Thursday, June 4, 2009

What's Going on in IN Dog Seizure Case?

The Indiana Attorney General's Office and HSUS "raided" a dairy farm Monday and seized 240 dogs on the grounds that the farm's owners had not paid taxes on the dog breeding operation. Squeeze me? Isn't there such a thing as an IRS audit or even some sort of warning letter? They say the owners haven't paid taxes so they just waltz in and take all the dogs? If I were the owners, I'd be wondering what the charges were:
No criminal charges have been filed, and the Garwoods [the farm owners] were not arrested.

Hmmm. No charges, no arrests and yet they seize 240 dogs. Oh and bonus: there are already plans to start adopting the dogs out shortly. Due process, anyone? Oh wait, the owners can't answer the charges against them because there are no charges. Clever clever. From the HSUS release:
Today's sales-tax-enforcement action took place under pre-existing law. A new law passed by the Legislature that takes effect July 1, House Enrolled Act. 1468, will give the state of Indiana additional enforcement authority against commercial dog-breeding operations. It requires that caged dogs be allowed out for exercise and increases the penalties for animal cruelty.
Puppy producers and brokers will be required to register with the State of Indiana, and that in turn could more readily trigger sales-tax investigations.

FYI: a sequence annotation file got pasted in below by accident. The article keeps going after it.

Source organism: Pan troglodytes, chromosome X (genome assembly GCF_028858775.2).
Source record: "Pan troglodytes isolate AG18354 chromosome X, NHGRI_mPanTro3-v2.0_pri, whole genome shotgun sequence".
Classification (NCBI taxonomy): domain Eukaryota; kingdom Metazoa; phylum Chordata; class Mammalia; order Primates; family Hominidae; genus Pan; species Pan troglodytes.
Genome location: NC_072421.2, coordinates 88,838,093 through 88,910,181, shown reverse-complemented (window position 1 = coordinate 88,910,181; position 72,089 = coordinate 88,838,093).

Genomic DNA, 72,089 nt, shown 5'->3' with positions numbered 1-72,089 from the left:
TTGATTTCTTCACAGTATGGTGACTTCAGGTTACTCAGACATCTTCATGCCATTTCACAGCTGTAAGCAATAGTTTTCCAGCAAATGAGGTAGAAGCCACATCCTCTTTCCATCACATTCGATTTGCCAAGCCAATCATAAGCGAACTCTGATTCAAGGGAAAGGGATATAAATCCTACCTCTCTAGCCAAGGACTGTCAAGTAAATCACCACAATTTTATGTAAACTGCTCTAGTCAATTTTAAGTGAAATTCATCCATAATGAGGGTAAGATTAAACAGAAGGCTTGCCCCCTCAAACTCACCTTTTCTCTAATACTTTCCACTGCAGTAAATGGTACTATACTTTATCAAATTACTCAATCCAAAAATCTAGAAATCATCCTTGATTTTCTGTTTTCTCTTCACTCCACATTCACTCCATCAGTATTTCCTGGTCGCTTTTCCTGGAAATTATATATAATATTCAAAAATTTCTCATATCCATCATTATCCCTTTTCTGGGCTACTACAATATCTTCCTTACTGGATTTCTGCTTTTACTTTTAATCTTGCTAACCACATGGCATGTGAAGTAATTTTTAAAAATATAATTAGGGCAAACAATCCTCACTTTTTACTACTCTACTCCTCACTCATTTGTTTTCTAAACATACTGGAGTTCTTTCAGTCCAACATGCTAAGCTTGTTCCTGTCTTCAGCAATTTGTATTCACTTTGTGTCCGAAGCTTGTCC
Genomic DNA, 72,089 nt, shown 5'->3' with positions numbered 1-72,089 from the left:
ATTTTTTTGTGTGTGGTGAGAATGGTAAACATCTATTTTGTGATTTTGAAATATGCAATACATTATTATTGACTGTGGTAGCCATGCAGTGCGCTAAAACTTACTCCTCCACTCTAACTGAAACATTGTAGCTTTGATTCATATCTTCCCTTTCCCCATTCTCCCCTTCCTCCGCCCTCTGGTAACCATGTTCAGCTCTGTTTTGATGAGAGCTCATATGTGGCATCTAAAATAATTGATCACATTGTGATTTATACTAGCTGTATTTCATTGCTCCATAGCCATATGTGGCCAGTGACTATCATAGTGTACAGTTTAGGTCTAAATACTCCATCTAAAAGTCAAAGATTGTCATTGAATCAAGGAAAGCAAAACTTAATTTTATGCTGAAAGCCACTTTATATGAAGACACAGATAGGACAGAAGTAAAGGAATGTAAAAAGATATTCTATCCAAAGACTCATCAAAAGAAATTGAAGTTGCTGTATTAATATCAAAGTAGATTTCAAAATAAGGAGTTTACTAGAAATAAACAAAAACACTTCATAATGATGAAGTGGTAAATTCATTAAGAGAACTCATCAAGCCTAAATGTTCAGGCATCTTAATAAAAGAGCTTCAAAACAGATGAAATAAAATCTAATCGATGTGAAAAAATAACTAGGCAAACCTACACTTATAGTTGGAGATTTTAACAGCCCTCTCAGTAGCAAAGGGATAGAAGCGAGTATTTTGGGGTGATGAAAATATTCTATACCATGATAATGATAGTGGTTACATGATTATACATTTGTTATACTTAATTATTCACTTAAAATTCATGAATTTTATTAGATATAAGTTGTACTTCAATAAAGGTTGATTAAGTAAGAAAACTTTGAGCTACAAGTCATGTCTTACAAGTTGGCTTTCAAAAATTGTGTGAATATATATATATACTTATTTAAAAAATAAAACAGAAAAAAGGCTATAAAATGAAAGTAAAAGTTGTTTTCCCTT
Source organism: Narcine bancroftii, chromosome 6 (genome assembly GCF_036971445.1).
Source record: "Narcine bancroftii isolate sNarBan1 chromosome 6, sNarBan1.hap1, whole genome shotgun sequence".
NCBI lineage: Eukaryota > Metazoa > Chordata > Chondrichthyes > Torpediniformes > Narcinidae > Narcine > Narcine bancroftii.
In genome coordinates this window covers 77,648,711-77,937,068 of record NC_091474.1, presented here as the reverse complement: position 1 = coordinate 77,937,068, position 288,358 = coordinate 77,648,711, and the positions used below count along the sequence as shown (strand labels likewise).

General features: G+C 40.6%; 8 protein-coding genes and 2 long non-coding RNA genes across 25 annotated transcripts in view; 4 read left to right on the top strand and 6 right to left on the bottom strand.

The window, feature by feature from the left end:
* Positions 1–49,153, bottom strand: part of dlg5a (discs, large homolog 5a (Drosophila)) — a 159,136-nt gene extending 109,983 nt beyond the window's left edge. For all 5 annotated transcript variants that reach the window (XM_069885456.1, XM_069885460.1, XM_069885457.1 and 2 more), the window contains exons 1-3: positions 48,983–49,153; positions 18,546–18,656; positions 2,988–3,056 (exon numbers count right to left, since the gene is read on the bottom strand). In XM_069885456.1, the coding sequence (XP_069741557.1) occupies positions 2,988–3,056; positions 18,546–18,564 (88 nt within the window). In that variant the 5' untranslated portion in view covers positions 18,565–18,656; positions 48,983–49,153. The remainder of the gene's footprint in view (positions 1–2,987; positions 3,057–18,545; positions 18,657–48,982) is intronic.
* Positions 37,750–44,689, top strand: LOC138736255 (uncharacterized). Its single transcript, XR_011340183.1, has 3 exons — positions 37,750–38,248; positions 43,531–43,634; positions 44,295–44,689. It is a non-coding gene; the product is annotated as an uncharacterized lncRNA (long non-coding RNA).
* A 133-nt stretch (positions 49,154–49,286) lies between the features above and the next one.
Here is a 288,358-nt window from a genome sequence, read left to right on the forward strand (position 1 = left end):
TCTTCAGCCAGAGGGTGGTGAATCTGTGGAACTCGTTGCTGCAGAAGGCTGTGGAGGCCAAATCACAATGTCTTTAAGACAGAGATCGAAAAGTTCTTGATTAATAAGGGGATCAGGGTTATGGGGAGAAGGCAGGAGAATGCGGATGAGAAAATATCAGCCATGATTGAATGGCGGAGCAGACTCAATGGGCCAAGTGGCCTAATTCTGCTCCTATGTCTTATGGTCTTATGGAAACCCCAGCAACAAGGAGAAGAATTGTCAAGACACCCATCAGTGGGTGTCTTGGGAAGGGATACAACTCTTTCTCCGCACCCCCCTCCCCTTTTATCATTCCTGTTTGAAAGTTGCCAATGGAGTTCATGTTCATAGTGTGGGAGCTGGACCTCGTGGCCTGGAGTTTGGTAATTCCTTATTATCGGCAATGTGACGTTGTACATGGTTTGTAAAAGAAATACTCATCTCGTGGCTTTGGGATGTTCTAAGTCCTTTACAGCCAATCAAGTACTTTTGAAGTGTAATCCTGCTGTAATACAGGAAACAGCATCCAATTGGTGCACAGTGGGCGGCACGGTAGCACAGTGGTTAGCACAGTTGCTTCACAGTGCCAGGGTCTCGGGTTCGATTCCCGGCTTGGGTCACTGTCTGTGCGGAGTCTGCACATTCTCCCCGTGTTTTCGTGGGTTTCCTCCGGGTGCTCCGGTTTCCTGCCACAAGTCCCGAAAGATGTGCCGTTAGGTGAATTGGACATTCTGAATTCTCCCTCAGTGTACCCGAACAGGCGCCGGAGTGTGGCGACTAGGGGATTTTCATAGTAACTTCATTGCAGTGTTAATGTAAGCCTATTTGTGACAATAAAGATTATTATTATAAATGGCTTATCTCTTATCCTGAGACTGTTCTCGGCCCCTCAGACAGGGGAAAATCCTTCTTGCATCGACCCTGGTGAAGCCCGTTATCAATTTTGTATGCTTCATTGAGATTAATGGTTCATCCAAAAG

Oh glee.

I can't help but wonder if IN "puppy producers" aka breeders will want to register with the state, pay the annual fee (ranging from $75 - $500) and subject themselves to possible seizure of their dogs based upon allegations - not charges - of tax evasion. Some might think it's too risky and too great an infringement on their civil rights. In other words, some breeders may cease breeding altogether. Or maybe that was the point.


Heather Houlahan said...

It has taken over five months to get a Montana judge to even consider the idea that the Billings English shepherds are "fungible property" and can be placed in homes if the county posts a bond for their value, -- with no confidence that she will rule in favor of the county and the welfare of the dogs.

You know, I have no problem with enforcing the tax laws on these puppymillers. That is, after all, how they got Al Capone.

But, due process anyone?

Why the huge disparities across jurisdictions?

EmilyS said...

Where does a State Rep and a shelter director (mentioned in the story with "15 others)) get the authority to seize the property of others? How, for that matter does HSUS have that authority?

YesBiscuit! said...

One thing I've noticed in some of the legislation being put forward lately is that law enforcement can deputize "animal rescuers" at will. That could be an explanation for what happened here if IN has such a law. IDK.